Something is “wrong” — on perspective and acceptance in the digital age

Jocelyn Shen
2 min readAug 2, 2022


I don’t like edge cases. Lists and procedures, scheduled jobs, binary categories, and efficiency are much more comforting to me. I used to think that adding constraints and laws to handle different conditions would make my life easier. Perhaps it’s a combination of being a computer scientist who thinks too programmatically about the world and my own deep-rooted desire to “fix” things. But I realized recently that these artificial constraints come from the privilege of choice.

What is really important? It’s a difficult question for me to answer, and I struggle over the simplest of decisions. Many times, choice can be a curse, and to regain a sense of our own control, we impose artificial constraints, unrealistic routines, meticulous plans, and false senses of completion or perfectionism — what some people might call “making it.” This is by no means an individual fault, as we live in a world where noise becomes signal and signal becomes noise.

The side effects of living in the digital world easily bleed into the physical world. Everything can be recorded and offloaded. Anything can be deleted or moved. Mistakes can be auto-corrected. People are videos, images, and captions. Content is manicured and edited. But part of living is existing with and accepting the decisions we do make as well as the nuances of the current context we are in. No two choices are the same. No two moments in time are the same. No two people are the same.

Indecision is poison to my mind. Only, it doesn’t spread. It stays circulating in the body for a long time. The simple truth is that some of the choices I make will not matter, but rather the mindset with which I approach these choices.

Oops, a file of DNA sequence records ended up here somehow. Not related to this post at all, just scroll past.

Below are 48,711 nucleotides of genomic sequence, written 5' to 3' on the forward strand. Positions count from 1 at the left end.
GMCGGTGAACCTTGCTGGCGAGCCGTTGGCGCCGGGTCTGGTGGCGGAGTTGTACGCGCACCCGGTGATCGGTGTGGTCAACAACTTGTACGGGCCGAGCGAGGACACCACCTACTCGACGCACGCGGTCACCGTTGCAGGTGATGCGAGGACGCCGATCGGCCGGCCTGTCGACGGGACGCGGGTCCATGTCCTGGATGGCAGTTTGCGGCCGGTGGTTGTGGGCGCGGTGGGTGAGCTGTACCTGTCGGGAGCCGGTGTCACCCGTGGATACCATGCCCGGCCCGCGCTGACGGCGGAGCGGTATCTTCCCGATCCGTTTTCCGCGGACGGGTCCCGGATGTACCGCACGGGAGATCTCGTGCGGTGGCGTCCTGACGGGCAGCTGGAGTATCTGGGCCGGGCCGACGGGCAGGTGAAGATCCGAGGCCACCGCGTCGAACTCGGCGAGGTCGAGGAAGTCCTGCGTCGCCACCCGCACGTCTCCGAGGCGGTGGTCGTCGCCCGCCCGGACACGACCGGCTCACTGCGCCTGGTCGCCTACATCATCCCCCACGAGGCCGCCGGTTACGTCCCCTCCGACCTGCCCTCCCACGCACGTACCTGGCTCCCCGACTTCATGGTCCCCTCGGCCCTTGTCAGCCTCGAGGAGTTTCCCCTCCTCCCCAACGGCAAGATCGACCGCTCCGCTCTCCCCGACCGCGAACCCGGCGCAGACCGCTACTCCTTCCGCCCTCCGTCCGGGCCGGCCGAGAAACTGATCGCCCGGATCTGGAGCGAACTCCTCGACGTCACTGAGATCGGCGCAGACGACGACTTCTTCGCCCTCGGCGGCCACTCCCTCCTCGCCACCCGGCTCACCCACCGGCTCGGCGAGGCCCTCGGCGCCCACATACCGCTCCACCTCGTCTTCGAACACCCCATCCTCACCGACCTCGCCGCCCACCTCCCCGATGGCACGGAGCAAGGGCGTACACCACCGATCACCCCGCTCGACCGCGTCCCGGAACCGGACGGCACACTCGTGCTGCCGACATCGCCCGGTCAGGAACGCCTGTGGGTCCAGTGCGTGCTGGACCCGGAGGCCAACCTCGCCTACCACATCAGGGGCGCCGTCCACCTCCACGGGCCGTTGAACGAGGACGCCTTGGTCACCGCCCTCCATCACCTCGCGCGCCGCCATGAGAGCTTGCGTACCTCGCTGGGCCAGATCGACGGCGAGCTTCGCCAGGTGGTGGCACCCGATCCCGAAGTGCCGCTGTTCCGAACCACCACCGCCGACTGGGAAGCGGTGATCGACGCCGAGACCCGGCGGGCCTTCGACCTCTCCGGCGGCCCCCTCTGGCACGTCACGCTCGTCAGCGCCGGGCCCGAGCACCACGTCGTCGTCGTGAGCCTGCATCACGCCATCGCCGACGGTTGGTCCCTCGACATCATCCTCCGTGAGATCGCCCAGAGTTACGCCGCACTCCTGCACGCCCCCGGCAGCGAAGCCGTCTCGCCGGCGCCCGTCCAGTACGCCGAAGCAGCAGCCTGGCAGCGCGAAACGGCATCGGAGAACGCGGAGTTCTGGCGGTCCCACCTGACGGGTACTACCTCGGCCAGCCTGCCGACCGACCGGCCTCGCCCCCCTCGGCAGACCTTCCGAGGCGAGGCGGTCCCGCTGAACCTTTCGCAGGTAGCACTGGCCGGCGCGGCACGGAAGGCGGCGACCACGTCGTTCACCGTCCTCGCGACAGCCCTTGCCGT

Focusing on what is truly important allows us to accept and embrace all of the above, and, in turn, acceptance allows us to free up the space to focus on what matters. This is not to say that we should be complacent. Acceptance is different from complacency because it is an active choice. Complacency is making mental excuses that reduce the effort it would take to accept what is truly important to ourselves and to others.

So I want to accept this moment. Accept the process. Accept imperfection, challenges, changes, and differences. Accept that I won't always get what I want. Accept that many important things are also unenjoyable. Accept that everything is gray. Accept life for what it is in this moment, not the way it could be or the way other people’s lives are. Accept others for the way they are. Accept that I might need to stop everything I’m doing right now to do something for someone else. Accept that things won’t always get done. Accept that every circumstance requires a different approach. Accept that there are no right answers. Accept that I’m never going to be the best at what I do. Accept that people might not accept me. Accept the failure to accept. Accept that life is full of contradictions.